She only made it to the ninth grade before my grandparents pulled her and my other aunts from school to help out la familia by working in the strawberry fields in Orange and Ventura counties. Those backbreaking days are the only time Mami ever admitted to drinking beer, because it offered her instant calories and temporary refreshment.
Deliverance came a few years later in the form of a job at the former Hunt-Wesson cannery in Fullerton. She first packed tomatoes, then learned how to drive a forklift, alternating between morning and graveyard shifts before the plant closed in 1997. It was a union job, so Mami got a living wage, benefits and free boxes of dented or mislabeled Hunt’s ketchup, puddings and Peter Pan peanut butter that helped her feed us kids.
No matter how busy or tired she might’ve been, Mami always found time to cook breakfast and dinner for us nearly every day — and especially when we needed a feast.
I still remember my fourth-grade birthday party. We had just moved to a bigger home in Anaheim, and I invited a bunch of kids from my new school. Only one showed up. Mami saw how crushed I was, so instead of ordering Little Caesars, she pulled out a griddle and began to pat out gorditas for the two of us, entertaining us and making a show of it, a kind gesture my friend still remembers decades later.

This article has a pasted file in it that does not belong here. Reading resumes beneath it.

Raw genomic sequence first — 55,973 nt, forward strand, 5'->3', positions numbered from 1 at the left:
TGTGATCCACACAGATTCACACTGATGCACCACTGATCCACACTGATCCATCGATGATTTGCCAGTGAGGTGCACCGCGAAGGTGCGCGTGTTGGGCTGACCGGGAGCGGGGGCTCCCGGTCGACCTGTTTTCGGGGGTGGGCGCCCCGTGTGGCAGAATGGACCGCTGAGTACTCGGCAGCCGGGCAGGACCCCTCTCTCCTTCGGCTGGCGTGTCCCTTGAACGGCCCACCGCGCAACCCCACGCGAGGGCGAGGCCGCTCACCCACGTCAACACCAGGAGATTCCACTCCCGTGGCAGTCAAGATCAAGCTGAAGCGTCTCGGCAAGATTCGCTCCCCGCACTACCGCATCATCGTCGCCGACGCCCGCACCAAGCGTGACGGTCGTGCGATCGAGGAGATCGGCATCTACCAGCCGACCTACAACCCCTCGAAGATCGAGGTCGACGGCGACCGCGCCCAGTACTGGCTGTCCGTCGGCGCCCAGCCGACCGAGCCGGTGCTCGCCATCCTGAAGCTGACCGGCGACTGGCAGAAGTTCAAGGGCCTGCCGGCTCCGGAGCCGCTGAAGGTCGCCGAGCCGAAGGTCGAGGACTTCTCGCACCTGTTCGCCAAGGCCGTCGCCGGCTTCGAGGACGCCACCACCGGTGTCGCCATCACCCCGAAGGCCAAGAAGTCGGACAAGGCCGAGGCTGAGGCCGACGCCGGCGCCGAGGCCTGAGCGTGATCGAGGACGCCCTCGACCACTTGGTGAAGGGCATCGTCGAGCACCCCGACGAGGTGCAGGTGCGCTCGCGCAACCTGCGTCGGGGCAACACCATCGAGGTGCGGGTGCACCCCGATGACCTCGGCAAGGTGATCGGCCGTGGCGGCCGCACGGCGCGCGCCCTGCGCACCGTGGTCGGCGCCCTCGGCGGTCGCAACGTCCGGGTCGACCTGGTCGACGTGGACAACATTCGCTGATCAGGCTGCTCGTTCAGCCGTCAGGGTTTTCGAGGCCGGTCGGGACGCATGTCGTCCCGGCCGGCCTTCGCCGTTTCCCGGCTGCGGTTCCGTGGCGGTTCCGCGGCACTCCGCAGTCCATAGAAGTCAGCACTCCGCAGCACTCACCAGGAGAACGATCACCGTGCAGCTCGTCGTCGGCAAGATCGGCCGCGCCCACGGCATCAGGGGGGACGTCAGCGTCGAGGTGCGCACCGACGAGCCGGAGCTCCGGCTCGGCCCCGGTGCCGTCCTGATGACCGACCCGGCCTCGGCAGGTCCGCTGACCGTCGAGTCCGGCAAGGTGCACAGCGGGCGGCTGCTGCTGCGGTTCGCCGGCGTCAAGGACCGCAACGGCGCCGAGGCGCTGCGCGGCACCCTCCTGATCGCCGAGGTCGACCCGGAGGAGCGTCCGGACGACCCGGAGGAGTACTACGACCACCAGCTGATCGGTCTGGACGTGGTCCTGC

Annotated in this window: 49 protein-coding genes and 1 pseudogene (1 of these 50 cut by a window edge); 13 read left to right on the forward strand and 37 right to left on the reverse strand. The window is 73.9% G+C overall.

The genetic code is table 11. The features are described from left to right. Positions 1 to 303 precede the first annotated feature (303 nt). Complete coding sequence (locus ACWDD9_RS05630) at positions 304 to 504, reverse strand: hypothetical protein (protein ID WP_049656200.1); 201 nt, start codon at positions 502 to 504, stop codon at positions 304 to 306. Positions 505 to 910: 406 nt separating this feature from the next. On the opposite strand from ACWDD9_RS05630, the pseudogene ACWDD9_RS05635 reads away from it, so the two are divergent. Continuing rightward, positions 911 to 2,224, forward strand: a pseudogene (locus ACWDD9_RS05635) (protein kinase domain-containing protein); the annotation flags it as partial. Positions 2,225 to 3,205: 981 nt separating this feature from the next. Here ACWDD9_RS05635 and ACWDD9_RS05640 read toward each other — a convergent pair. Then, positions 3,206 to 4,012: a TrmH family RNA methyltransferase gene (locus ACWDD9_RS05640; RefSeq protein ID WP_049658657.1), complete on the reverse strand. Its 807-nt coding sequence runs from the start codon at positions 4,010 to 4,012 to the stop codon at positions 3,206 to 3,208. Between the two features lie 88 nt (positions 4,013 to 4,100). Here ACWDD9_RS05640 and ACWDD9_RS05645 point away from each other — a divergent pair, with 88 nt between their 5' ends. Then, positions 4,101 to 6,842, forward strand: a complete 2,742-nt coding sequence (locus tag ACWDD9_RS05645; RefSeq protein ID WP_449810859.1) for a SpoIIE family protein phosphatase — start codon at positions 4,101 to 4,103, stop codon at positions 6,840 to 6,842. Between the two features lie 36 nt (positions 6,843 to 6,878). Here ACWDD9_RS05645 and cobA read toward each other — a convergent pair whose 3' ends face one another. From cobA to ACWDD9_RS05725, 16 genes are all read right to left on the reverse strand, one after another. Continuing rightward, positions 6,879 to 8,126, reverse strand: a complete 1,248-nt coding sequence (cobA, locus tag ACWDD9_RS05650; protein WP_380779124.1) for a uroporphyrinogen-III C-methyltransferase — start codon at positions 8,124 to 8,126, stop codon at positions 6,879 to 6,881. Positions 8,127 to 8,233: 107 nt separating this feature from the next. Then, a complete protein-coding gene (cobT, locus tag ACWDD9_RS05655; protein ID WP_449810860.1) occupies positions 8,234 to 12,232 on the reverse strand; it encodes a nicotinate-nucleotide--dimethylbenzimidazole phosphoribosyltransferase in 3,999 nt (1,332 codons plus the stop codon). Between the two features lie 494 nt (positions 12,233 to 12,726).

In our extended family, she was respected for dabbing the right amount of masa in tamales, for a fabulous red pozole, and for her impossibly airy Christmas buñuelos (Mami’s secret: using spring roll wrappers instead of flour tortillas). Her enchiladas, chorizo tortas, and papas en crema con rajas spoiled us kids into believing all families ate like that all the time.
As the years passed, we began to realize that our mom was mortal and tried to mine her for recipes. She taught my sisters how to make tamales; my wife learned red pozole. In 2010, I persuaded Mami and her oldest sister, my Tia Maria, to share for this paper their recipe for asado de boda, the luxuriant mole of El Cargadero.
Our family still laughs about the morning the two made it. They argued over how much of each ingredient to use; I had to force measuring spoons and cups into their hands to try and cobble together a working recipe. They chastised me, insisting that cooking was better by tanteándole: learned by muscle memory through trial and error instead of measurements.
When I asked if maybe they could make a smaller serving portion than 32, Mami and my Tia Maria scoffed that Americans didn’t eat enough.
The Times went on to deem their asado de boda one of its 10 favorite recipes that year. But her capirotada is better.
Mami was diagnosed with Stage 4 ovarian
Chemo didn’t deter her from cooking, and Mami got better — but she still refused to make capirotada. Wasn’t the time. Finally, about a week before Ash Wednesday this year, she told my dad to buy bolillos from a local panaderia to air-dry before the first Friday of Lent.